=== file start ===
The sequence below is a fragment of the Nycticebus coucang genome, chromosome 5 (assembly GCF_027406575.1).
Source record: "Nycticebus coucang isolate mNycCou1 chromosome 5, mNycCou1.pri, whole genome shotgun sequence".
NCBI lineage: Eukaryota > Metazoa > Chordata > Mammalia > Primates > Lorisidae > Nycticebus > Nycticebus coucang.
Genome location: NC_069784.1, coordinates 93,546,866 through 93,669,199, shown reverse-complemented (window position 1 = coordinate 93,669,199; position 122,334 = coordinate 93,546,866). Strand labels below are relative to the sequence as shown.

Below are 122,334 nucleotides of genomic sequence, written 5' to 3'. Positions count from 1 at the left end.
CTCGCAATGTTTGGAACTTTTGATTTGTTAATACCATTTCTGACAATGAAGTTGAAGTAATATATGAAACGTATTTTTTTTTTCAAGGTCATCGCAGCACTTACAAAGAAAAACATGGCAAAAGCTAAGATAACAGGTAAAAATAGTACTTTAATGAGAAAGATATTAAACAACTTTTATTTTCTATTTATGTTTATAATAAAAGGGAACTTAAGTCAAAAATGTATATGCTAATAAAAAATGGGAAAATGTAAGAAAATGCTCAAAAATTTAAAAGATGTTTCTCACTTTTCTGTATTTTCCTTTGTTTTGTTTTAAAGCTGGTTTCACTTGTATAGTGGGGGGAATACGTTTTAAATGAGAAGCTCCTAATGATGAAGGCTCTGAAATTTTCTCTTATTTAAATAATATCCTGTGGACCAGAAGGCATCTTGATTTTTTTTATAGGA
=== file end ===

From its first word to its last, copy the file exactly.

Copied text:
The sequence below is a fragment of the Nycticebus coucang genome, chromosome 5 (assembly GCF_027406575.1).
Source record: "Nycticebus coucang isolate mNycCou1 chromosome 5, mNycCou1.pri, whole genome shotgun sequence".
NCBI lineage: Eukaryota > Metazoa > Chordata > Mammalia > Primates > Lorisidae > Nycticebus > Nycticebus coucang.
Genome location: NC_069784.1, coordinates 93,546,866 through 93,669,199, shown reverse-complemented (window position 1 = coordinate 93,669,199; position 122,334 = coordinate 93,546,866). Strand labels below are relative to the sequence as shown.

Below are 122,334 nucleotides of genomic sequence, written 5' to 3'. Positions count from 1 at the left end.
CTCGCAATGTTTGGAACTTTTGATTTGTTAATACCATTTCTGACAATGAAGTTGAAGTAATATATGAAACGTATTTTTTTTTTCAAGGTCATCGCAGCACTTACAAAGAAAAACATGGCAAAAGCTAAGATAACAGGTAAAAATAGTACTTTAATGAGAAAGATATTAAACAACTTTTATTTTCTATTTATGTTTATAATAAAAGGGAACTTAAGTCAAAAATGTATATGCTAATAAAAAATGGGAAAATGTAAGAAAATGCTCAAAAATTTAAAAGATGTTTCTCACTTTTCTGTATTTTCCTTTGTTTTGTTTTAAAGCTGGTTTCACTTGTATAGTGGGGGGAATACGTTTTAAATGAGAAGCTCCTAATGATGAAGGCTCTGAAATTTTCTCTTATTTAAATAATATCCTGTGGACCAGAAGGCATCTTGATTTTTTTTATAGGA